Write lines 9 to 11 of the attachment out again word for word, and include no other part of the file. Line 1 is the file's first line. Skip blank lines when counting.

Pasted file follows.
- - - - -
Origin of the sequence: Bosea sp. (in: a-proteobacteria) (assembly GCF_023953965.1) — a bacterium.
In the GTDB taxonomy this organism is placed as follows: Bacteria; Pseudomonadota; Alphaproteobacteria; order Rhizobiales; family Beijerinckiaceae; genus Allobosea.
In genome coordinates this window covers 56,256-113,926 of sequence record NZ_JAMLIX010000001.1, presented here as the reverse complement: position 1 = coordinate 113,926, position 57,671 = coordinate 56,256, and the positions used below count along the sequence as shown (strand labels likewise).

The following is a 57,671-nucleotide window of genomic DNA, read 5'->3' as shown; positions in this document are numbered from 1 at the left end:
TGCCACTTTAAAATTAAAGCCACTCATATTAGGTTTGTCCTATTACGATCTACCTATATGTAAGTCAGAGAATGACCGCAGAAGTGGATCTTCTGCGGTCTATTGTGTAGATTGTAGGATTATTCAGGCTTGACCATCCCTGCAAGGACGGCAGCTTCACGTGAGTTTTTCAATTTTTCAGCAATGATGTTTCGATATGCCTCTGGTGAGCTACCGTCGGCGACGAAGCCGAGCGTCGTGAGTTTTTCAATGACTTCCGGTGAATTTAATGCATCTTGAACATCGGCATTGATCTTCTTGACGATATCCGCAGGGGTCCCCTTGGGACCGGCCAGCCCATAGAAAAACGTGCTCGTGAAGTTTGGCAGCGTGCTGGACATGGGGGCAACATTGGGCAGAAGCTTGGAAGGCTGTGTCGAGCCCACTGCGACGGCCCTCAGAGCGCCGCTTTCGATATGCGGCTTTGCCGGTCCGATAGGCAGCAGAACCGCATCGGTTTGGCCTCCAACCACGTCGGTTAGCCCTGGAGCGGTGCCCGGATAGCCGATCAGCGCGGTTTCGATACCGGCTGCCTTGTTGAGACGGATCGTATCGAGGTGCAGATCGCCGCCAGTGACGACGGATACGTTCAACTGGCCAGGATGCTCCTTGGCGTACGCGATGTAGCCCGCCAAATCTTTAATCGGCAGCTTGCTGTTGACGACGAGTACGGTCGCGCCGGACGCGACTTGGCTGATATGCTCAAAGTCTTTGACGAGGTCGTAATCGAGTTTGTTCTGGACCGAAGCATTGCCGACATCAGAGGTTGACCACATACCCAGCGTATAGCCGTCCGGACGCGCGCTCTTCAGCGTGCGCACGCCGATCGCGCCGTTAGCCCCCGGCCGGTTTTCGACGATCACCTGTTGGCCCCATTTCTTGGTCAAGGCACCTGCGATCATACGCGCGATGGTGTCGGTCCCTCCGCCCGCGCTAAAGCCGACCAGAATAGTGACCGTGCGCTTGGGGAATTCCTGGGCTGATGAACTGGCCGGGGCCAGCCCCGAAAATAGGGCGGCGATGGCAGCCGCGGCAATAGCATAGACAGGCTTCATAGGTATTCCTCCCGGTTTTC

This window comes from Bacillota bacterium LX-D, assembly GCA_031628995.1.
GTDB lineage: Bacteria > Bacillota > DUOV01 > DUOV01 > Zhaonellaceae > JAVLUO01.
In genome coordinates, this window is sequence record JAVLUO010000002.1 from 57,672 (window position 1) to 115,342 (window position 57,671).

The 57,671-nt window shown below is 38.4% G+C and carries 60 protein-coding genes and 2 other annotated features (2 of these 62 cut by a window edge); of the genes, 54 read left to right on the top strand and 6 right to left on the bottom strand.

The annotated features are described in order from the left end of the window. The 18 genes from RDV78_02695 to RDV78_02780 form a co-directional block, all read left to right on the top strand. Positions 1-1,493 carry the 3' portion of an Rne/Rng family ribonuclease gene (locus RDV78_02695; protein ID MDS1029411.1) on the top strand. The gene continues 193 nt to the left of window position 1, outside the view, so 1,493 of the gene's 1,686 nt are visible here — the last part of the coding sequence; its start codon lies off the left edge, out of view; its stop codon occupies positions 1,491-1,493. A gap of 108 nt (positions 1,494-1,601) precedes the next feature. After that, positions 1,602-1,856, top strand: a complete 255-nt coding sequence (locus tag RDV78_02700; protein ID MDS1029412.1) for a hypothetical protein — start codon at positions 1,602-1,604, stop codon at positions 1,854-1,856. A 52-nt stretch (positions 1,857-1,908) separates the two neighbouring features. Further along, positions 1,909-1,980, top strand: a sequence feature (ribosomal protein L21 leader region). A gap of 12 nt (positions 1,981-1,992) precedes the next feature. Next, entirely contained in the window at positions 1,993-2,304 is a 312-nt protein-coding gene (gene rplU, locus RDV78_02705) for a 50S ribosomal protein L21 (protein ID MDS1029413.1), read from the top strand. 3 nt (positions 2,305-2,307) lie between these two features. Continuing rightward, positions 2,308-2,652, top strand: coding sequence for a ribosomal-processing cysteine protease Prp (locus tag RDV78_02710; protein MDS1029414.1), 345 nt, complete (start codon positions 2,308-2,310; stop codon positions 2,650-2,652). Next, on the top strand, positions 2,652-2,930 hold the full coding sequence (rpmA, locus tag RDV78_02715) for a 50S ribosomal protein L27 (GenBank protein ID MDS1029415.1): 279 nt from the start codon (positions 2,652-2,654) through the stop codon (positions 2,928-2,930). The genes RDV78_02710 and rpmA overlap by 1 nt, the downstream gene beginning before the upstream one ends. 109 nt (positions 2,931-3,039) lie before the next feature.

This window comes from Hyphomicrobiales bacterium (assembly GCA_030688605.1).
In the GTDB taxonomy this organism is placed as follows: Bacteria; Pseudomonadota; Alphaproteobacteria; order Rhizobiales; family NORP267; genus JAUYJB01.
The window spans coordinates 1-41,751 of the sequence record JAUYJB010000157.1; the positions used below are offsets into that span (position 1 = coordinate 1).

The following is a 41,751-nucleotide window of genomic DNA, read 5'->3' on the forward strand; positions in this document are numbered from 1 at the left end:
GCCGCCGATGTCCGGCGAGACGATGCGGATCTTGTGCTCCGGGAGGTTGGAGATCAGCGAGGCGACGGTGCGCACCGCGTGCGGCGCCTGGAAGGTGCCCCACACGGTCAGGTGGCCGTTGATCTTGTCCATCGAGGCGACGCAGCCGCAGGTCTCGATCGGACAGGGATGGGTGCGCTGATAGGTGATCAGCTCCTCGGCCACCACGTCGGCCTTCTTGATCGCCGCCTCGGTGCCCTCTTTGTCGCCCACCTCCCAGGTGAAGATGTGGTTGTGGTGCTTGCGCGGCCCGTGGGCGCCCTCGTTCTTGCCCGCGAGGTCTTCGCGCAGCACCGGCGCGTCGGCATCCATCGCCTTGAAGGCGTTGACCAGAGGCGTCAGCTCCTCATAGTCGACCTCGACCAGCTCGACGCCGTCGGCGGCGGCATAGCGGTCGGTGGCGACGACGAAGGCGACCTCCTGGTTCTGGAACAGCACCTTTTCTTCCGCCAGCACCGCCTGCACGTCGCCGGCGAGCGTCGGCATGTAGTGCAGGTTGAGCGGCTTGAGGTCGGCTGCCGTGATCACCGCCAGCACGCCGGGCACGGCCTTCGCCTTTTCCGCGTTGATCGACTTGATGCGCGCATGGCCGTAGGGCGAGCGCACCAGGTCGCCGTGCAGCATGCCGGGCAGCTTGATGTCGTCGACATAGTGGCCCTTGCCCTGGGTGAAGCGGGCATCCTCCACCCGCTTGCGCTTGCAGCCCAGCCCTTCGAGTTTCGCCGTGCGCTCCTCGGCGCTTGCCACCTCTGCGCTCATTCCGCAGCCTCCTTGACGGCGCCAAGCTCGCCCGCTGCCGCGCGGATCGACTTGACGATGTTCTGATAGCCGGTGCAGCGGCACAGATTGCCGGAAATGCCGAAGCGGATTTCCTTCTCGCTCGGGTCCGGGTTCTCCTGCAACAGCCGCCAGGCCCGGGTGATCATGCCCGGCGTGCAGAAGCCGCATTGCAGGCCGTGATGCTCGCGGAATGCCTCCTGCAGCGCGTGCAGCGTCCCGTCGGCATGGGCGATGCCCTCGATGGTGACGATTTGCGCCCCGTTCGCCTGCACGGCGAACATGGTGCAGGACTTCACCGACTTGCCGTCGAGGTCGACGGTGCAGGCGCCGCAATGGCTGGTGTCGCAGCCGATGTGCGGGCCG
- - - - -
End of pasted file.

The 57,671-nt window shown below is 38.4% G+C and carries 60 protein-coding genes and 2 other annotated features (2 of these 62 cut by a window edge); of the genes, 54 read left to right on the top strand and 6 right to left on the bottom strand.

The annotated features are described in order from the left end of the window. The 18 genes from RDV78_02695 to RDV78_02780 form a co-directional block, all read left to right on the top strand. Positions 1-1,493 carry the 3' portion of an Rne/Rng family ribonuclease gene (locus RDV78_02695; protein ID MDS1029411.1) on the top strand. The gene continues 193 nt to the left of window position 1, outside the view, so 1,493 of the gene's 1,686 nt are visible here — the last part of the coding sequence; its start codon lies off the left edge, out of view; its stop codon occupies positions 1,491-1,493. A gap of 108 nt (positions 1,494-1,601) precedes the next feature. After that, positions 1,602-1,856, top strand: a complete 255-nt coding sequence (locus tag RDV78_02700; protein ID MDS1029412.1) for a hypothetical protein — start codon at positions 1,602-1,604, stop codon at positions 1,854-1,856. A 52-nt stretch (positions 1,857-1,908) separates the two neighbouring features. Further along, positions 1,909-1,980, top strand: a sequence feature (ribosomal protein L21 leader region). A gap of 12 nt (positions 1,981-1,992) precedes the next feature. Next, entirely contained in the window at positions 1,993-2,304 is a 312-nt protein-coding gene (gene rplU, locus RDV78_02705) for a 50S ribosomal protein L21 (protein ID MDS1029413.1), read from the top strand. 3 nt (positions 2,305-2,307) lie between these two features. Continuing rightward, positions 2,308-2,652, top strand: coding sequence for a ribosomal-processing cysteine protease Prp (locus tag RDV78_02710; protein MDS1029414.1), 345 nt, complete (start codon positions 2,308-2,310; stop codon positions 2,650-2,652). Next, on the top strand, positions 2,652-2,930 hold the full coding sequence (rpmA, locus tag RDV78_02715) for a 50S ribosomal protein L27 (GenBank protein ID MDS1029415.1): 279 nt from the start codon (positions 2,652-2,654) through the stop codon (positions 2,928-2,930). The genes RDV78_02710 and rpmA overlap by 1 nt, the downstream gene beginning before the upstream one ends. 109 nt (positions 2,931-3,039) lie before the next feature.

This window comes from Hyphomicrobiales bacterium (assembly GCA_030688605.1).